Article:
Just how far are Tory MPs prepared to go to stop a no deal Brexit?
Would Conservative MPs really back a vote of no confidence in a Tory prime minister to prevent leaving the EU empty-handed, asks Sebastian Whale
For this week’s edition of The House magazine, I touched base with several MPs in the One Nation Group of Conservatives. The caucus, which has around 60-80 MPs, was formed in March. Its figureheads include Cabinet ministers David Gauke and Amber Rudd, alongside former education secretary Nicky Morgan, Sir Nicholas Soames and policy guru George Freeman. Though splits on the issue have emerged, the group is opposed to a no deal exit.
But just how far are these Conservatives willing to go to prevent crashing out of the EU on 31 October? Boris Johnson has pledged to leave on Halloween “come what may, do or die”. Jeremy Hunt has also set out detailed plans of how he would countenance leaving on such terms.
Four Conservative MPs I spoke to failed to rule out voting against a Tory prime minister in a vote of no-confidence to prevent a no deal exit. “Never say never,” said one former frontbencher.
Backbench MP Antoinette Sandbach said: “I would not like to vote against my government in a vote of no confidence. I would probably try and support any other mechanism for making sure that a no deal didn’t happen.”
When pressed further, she added: “I’m not going to speculate. My decisions will have to be made at the time.”
Sir Roger Gale, a Commons veteran, predicted Boris Johnson would lose a no-confidence motion if it was held in October. “I’m not saying now I would never ever vote against Mr Johnson as Prime Minister in a vote of confidence,” he told me. “If he is selected by my party as the leader then that is a democratic decision, I have to accept that and give him a chance to prove that he can do something that he hasn’t done in the past and deliver. But if he can’t deliver, I think he will be very vulnerable indeed.”
A former cabinet minister said they would find it “almost impossible” to back a no-confidence motion – but did not explicitly rule out doing so.
The Conservatives have a working majority of four, with a by-election in Brecon and Radnorshire on 1 August. Therefore, it would only take a handful of Tory MPs to back a no-confidence motion to potentially bring down the Government. Tobias Ellwood, the defence minister, told BBC Newsnight around a “dozen” MPs would be prepared to take such action.
Gauke, the Justice Secretary, is a staunch opponent of no deal. But he draws the line at supporting a no-confidence motion. “The reason why is that I think the prospect of Jeremy Corbyn as prime minister is one that chills me even more than a no deal Brexit. It seems to me supporting a no-confidence motion leads to a Corbyn government,” he explained.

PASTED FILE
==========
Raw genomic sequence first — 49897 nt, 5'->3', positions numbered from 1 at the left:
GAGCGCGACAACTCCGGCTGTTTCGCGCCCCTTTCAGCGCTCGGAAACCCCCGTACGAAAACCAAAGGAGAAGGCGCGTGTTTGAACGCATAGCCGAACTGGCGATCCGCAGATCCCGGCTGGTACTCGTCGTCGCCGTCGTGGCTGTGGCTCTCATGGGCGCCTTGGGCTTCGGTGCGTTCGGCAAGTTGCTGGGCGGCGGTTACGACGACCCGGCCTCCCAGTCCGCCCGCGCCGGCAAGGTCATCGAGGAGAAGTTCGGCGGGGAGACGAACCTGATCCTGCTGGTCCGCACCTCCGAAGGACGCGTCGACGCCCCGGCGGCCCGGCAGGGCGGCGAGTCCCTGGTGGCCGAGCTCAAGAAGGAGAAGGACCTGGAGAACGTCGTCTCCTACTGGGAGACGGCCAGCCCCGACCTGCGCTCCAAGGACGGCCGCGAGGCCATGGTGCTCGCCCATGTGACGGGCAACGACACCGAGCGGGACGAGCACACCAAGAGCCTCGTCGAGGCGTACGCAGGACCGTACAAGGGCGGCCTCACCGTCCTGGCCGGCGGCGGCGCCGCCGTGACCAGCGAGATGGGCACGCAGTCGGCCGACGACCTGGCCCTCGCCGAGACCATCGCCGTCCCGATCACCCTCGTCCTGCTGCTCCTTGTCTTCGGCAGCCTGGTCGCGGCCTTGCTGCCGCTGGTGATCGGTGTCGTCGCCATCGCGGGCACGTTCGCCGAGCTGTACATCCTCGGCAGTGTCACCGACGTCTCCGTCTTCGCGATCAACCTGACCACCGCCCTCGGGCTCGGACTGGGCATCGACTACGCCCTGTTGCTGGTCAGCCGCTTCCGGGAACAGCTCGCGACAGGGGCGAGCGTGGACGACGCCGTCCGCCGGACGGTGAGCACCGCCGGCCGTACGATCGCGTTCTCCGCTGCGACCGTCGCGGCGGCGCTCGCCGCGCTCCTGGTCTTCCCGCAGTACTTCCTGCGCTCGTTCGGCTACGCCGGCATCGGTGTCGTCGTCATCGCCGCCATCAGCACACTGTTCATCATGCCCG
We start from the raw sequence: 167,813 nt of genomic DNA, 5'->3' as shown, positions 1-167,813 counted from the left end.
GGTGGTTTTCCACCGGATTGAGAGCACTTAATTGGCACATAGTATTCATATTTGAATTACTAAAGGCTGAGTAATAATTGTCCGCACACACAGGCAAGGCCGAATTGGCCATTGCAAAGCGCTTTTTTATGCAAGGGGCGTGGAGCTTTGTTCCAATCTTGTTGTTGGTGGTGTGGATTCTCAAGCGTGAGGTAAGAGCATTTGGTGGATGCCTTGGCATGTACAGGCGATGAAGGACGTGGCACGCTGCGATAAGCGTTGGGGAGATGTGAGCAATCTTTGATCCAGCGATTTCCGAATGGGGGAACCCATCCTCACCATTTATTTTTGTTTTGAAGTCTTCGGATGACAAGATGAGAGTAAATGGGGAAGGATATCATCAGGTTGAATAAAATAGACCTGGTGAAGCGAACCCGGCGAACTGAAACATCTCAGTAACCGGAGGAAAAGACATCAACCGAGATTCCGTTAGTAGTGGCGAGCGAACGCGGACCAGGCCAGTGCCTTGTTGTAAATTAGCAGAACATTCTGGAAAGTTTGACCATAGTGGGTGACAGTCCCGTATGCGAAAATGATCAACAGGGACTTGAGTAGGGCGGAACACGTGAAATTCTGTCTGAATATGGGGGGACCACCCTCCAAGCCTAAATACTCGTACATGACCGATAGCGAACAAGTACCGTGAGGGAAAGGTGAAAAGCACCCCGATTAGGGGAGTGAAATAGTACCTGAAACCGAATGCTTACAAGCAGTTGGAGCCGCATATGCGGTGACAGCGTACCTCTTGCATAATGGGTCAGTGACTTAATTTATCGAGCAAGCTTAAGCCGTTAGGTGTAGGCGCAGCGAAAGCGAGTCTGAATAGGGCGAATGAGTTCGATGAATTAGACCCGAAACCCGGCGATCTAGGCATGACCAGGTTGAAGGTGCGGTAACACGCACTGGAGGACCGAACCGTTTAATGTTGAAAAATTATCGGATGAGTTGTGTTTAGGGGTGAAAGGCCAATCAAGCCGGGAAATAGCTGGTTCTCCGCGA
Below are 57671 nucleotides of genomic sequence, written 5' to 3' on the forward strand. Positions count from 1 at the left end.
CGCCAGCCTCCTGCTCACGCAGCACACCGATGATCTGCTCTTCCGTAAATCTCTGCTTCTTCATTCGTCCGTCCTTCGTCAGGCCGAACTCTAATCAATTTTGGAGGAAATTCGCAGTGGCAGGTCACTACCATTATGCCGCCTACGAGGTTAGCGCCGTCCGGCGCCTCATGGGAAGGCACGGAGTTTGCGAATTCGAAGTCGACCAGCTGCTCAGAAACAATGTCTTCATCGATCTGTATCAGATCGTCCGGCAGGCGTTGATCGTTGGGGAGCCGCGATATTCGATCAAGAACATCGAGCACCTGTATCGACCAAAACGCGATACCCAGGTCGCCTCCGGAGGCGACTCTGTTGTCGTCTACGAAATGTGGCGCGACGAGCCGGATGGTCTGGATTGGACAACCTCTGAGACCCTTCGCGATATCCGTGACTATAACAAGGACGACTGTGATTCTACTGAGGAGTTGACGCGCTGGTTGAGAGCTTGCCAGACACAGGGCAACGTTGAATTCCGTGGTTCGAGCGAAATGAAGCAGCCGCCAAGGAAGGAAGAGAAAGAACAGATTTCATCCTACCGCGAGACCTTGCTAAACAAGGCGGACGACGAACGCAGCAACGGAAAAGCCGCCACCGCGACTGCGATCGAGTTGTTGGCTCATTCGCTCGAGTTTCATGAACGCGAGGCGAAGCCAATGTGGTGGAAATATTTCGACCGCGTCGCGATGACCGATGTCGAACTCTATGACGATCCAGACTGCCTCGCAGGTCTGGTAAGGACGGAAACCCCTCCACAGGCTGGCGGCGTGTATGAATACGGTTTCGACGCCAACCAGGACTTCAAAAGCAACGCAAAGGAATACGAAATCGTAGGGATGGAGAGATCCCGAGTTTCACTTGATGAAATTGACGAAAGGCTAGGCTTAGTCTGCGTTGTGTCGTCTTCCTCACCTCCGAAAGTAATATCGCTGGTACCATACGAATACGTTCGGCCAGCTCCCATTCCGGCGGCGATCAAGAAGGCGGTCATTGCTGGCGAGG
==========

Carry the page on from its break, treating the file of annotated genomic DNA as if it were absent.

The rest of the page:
Gauke and others are banking on some parliamentary innovation as their route towards blocking a new PM from pursuing no deal. “I do think that parliament will find other mechanisms to try to stop this from happening,” he said.
Many groupings within parliament have faced the charge of being all bark and no bite during the Brexit debate. As a Labour frontbencher put it to me last year: “The Tory Remainers are in many ways a bit of a paper tiger and are not natural rebels.”
Though the numbers are precarious for the next PM, so is the political calculation for many Tory MPs. Do they believe the damage of a no deal exit is greater than the threat of a Jeremy Corbyn-led government? Are their careers more likely to be affected by going against their party or failing to prevent an outcome that could do damage to their constituents?
A former Cabinet minister summed up the challenge at hand. “There are some highly principled people who would vote against the Government on a no-confidence motion, but it would be a massive thing for somebody to do and it would be the end of their political career in this party. There are some people who would be prepared to pay that price, and there are others for whom that is not a sacrifice they could make.”
Tory MPs have been hesitant to back recent efforts to prevent a WTO Brexit. Many MPs I’ve spoken to are willing to give the new prime minister some wriggle room to make good on their campaign pledges. After that, it will be decision time.
“We are in for a very volatile September and October. We all thought we’d seen a volatile first half of this year, it’s about to get more volatile,” said the former Cabinet minister.
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